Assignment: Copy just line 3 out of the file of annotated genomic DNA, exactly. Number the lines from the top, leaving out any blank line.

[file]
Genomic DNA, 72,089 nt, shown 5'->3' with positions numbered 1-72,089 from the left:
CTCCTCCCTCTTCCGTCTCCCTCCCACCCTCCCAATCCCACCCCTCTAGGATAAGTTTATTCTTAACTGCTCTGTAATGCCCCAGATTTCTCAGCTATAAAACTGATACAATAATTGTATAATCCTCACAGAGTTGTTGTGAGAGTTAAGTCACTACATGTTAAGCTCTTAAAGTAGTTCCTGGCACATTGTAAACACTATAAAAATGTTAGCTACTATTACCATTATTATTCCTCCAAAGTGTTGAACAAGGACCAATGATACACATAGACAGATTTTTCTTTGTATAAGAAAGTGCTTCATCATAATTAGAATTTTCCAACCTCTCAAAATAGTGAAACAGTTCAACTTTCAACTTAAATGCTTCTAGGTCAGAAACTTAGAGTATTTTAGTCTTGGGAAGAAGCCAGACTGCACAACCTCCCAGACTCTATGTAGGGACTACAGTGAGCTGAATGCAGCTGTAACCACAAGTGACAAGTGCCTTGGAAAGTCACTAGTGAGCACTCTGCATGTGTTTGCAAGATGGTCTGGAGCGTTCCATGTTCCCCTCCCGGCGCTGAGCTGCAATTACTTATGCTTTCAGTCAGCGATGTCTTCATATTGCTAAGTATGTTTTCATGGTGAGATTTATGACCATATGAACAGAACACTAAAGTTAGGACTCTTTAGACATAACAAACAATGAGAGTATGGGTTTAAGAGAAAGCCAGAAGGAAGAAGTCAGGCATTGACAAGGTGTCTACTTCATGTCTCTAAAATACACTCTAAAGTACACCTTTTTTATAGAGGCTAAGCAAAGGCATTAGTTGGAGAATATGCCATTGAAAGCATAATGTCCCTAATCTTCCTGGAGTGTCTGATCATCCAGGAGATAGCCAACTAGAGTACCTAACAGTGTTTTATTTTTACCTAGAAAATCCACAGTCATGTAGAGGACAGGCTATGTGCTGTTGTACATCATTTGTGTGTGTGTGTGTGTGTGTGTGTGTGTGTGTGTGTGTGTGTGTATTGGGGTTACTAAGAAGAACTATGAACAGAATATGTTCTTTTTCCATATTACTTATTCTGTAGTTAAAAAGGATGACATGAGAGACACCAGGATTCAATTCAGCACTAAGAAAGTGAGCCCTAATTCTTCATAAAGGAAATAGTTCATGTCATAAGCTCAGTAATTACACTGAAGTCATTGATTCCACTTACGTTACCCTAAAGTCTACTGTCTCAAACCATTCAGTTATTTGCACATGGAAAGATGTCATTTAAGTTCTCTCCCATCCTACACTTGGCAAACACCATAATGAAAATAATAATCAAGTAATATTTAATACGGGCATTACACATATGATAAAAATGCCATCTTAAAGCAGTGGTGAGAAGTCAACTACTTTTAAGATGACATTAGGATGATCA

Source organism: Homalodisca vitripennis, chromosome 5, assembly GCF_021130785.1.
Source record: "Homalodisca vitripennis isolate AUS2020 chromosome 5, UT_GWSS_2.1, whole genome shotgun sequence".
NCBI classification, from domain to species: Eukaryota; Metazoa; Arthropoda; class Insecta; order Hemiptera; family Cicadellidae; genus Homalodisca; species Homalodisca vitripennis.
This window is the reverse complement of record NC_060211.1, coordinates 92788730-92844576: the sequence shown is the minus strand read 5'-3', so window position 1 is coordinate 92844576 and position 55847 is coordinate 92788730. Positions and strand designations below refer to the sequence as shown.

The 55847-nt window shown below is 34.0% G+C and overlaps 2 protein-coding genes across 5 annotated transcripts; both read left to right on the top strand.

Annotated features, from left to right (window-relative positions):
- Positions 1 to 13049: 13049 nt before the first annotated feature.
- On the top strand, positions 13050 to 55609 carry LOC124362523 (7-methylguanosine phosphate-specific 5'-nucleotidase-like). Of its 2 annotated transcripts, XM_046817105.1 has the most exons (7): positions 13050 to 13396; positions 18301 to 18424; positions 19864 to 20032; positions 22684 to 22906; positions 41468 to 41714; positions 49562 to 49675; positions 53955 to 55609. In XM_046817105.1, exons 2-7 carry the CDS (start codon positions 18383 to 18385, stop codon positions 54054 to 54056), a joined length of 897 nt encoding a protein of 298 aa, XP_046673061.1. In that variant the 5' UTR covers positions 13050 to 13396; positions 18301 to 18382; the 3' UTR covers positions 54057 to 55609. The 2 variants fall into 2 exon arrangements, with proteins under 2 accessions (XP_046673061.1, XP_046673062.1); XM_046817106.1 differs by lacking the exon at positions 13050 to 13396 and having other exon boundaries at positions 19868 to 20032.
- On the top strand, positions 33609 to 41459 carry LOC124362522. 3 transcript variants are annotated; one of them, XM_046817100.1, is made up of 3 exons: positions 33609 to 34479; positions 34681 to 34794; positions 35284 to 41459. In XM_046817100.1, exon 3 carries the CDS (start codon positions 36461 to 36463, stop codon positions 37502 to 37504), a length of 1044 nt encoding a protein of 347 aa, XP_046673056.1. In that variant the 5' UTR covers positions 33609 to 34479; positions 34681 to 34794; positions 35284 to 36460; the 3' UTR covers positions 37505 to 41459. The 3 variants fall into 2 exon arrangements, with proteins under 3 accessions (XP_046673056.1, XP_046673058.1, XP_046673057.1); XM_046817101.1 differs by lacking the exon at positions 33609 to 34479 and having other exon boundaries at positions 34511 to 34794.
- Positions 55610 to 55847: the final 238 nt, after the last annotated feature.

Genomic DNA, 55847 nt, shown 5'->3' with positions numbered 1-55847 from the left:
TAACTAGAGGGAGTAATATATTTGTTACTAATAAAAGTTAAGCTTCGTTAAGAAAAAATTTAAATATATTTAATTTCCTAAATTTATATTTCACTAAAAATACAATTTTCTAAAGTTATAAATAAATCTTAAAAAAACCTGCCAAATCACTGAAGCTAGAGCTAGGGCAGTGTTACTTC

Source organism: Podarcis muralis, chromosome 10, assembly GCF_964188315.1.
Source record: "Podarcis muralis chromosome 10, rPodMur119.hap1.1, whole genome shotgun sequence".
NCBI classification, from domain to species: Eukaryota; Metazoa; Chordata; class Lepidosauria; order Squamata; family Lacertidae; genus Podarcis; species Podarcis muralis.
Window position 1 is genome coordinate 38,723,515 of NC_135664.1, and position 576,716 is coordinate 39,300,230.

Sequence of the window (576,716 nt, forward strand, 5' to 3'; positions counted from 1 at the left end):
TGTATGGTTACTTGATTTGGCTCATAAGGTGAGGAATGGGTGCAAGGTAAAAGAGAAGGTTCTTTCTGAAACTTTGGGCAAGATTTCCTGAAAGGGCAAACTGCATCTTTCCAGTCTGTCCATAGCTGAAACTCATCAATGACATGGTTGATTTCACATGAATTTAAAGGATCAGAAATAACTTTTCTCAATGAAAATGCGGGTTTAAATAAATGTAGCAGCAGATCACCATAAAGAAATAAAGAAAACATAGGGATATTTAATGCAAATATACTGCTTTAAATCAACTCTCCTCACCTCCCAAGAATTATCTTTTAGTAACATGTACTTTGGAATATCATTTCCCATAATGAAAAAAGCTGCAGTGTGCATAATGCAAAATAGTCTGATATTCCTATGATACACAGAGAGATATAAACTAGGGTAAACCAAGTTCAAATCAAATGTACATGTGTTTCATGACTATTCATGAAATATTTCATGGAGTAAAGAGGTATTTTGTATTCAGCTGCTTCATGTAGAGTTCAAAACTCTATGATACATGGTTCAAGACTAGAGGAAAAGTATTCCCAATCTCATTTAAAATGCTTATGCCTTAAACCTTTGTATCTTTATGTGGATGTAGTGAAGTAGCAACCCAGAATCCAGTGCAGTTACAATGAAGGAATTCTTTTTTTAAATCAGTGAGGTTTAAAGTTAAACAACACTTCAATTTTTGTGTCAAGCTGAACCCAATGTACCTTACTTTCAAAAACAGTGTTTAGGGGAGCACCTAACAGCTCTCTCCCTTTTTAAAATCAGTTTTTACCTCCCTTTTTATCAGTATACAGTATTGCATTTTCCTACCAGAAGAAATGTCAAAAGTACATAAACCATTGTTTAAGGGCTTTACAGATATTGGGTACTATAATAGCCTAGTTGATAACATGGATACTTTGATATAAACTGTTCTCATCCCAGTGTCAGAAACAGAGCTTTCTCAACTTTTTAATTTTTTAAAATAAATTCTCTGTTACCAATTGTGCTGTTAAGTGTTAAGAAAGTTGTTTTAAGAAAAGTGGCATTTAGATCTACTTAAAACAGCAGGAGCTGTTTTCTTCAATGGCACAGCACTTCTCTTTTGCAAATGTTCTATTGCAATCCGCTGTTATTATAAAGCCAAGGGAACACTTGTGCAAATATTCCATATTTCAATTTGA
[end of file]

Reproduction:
Source organism: Homalodisca vitripennis, chromosome 5, assembly GCF_021130785.1.